2. “Ah, the Hanoi Jane trope. Anyone who points out the insanity of our invasion of Vietnam … Indeed , anyone who points out that is WAS an invasion … Needs a good smearing. All right thinking people need to support the war. Sure there’s a lot of collateral damage, but it can’t be helped.”

      I wondered how long it would take McArdle’s defender to assail others, suddenly having ‘standards’.

  7. And now that you mention it, if Reducing violence is the goal, we’re definitely doing it wrong, as prisons are quite violent themselves, and excellent violence amplifiers and vectors bringing great levels of violence into the communities from which the prison-eligible are drawn.

  8. So, a question: how much of “five times the OECD rate” is due to

    1. A higher crime rate, in turn divided between (a) more things somebody could be convicted of and (b) a higher actual rate for the same offenses

    2. A higher rate of convictions. This could be broken down into a higher rate of solved crimes and a higher rate of convictions for charges brought (plea bargains?), but leave that for now.

    3. Longer sentences for the same conviction. These drive the rate up even if (1) and (2) are the same (I suspect this is a large effect but that is an uninformed guess). This could be sentencing as applied at conviction, but also parole policy.

    The War on Drugs could affect 1a and 3, but not 1b–and perhaps 2, but I would think not strongly.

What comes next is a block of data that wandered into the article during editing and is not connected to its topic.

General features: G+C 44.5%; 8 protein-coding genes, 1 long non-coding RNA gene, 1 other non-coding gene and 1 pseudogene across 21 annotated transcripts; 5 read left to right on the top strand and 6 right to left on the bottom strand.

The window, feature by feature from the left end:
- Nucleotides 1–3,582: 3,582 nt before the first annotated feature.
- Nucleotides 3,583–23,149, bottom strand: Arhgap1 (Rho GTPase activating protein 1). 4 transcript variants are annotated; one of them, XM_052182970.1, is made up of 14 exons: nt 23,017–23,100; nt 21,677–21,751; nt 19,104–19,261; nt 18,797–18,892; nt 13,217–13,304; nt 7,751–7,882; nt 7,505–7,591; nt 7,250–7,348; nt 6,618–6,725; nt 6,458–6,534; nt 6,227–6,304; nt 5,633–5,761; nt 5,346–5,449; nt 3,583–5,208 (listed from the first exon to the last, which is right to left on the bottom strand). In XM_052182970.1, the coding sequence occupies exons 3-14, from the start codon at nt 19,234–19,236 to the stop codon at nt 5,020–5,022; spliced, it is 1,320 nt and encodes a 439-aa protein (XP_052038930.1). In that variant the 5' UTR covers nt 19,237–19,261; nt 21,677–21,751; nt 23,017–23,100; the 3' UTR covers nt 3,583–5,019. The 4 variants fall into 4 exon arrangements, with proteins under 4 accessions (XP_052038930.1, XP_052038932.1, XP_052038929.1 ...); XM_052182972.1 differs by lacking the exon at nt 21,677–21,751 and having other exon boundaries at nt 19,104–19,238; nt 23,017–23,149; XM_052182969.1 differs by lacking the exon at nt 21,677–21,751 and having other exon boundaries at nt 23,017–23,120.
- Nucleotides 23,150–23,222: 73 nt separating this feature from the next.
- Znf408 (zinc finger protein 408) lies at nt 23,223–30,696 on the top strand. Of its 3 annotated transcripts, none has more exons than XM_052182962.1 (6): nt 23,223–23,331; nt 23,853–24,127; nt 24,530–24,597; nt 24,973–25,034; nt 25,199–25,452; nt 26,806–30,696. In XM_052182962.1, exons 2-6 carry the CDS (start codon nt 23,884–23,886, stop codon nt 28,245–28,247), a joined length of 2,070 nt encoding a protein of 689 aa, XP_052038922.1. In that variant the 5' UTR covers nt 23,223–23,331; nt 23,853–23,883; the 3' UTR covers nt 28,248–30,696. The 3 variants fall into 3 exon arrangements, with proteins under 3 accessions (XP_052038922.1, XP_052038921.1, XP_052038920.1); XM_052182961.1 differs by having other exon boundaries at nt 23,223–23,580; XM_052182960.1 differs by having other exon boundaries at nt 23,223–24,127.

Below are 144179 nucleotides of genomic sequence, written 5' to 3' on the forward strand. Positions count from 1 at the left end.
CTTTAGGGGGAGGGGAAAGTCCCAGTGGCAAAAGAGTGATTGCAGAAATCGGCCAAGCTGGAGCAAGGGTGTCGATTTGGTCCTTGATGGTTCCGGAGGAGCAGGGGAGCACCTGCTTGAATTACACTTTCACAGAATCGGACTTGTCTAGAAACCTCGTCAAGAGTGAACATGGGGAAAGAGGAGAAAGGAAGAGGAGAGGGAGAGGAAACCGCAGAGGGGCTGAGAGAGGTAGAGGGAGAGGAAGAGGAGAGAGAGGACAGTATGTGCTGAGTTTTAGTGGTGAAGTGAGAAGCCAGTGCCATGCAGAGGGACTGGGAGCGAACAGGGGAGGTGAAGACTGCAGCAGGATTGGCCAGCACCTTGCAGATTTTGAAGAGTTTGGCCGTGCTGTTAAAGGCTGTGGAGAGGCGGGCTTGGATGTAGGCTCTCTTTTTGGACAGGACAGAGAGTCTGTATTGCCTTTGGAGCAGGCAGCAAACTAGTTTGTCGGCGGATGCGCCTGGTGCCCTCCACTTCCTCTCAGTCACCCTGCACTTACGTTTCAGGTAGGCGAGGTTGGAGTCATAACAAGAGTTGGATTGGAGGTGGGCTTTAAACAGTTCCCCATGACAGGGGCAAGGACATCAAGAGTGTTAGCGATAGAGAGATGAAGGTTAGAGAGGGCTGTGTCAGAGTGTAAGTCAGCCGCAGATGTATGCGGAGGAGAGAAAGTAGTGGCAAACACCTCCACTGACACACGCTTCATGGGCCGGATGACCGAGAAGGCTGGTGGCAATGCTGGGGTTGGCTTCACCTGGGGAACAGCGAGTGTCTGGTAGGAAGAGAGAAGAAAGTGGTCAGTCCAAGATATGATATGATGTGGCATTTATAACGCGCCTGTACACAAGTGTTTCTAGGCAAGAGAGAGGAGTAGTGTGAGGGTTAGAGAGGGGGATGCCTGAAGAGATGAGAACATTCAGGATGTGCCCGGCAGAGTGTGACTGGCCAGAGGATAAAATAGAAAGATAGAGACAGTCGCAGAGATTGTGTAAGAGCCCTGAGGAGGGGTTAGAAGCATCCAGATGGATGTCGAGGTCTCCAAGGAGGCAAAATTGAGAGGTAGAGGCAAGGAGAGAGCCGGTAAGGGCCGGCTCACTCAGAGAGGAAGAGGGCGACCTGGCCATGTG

Is there an easy place to find this out?

  9. “But the film strongly implies that the mass-incarceration problem consists mostly of non-violent drug dealers serving ludicrously long terms.”

    I haven’t seen the movie yet, but when the best a critic can do is say that it “strongly implies” something (rather than coming out and saying it explicitly), I have to wonder if that critic isn’t reading a message into the film that isn’t really there.

    Are there any factual problems with the “The House I Live In”? And what is your basis for saying that the film makes the implication you say it does?

  10. There’s a large difference between “arrests” and “prison time”; the above seems to blur them badly. Like mixing suicides in with murders, and mixing both in with gun accidents, it’s like a flashing caution light for propaganda.

    1. This comment is written, it seems to me, like a Republican. Offer some alternative data so that your [point becomes worth making, or address the larger issue, but don’t attempt to make discussion impossible. That’s the Karl Rove school of rhetoric.

  11. Hey Mark, you forgot to count the prisoners who are locked up because of crimes committed due to the lucrative and violent black market for drugs. The drug war’s impact on the corrections system is much greater than the number of people locked up for “drug crimes” as you count them.

  12. I HAVE seen the film, and pretty sobering it is too.

    How any country can countenance this absurdity and injustice beggars belief!
    But then in the 50’s the US was fighting wars against Godless Communism whilstlynching blacks who wanted to exercise their democratic rights. During the 2001-2007 time period, the alcohol industry gave $62.5 million to state political parties and campaigns – that still is going on – whilst “drug” users/pushers are being banged up for life, as this documentary shows.
    Leaving aside “drug related” offences, huge amounts of burglary and theft goes to support drug purchases.

    And still the politicians recite their old mantras – “war on Drugs”, 3 strikes and out, etc etc.

    View the movie. If you still think what’s happening makes any sense, God help you – no-one else is likely to be able to, sadly.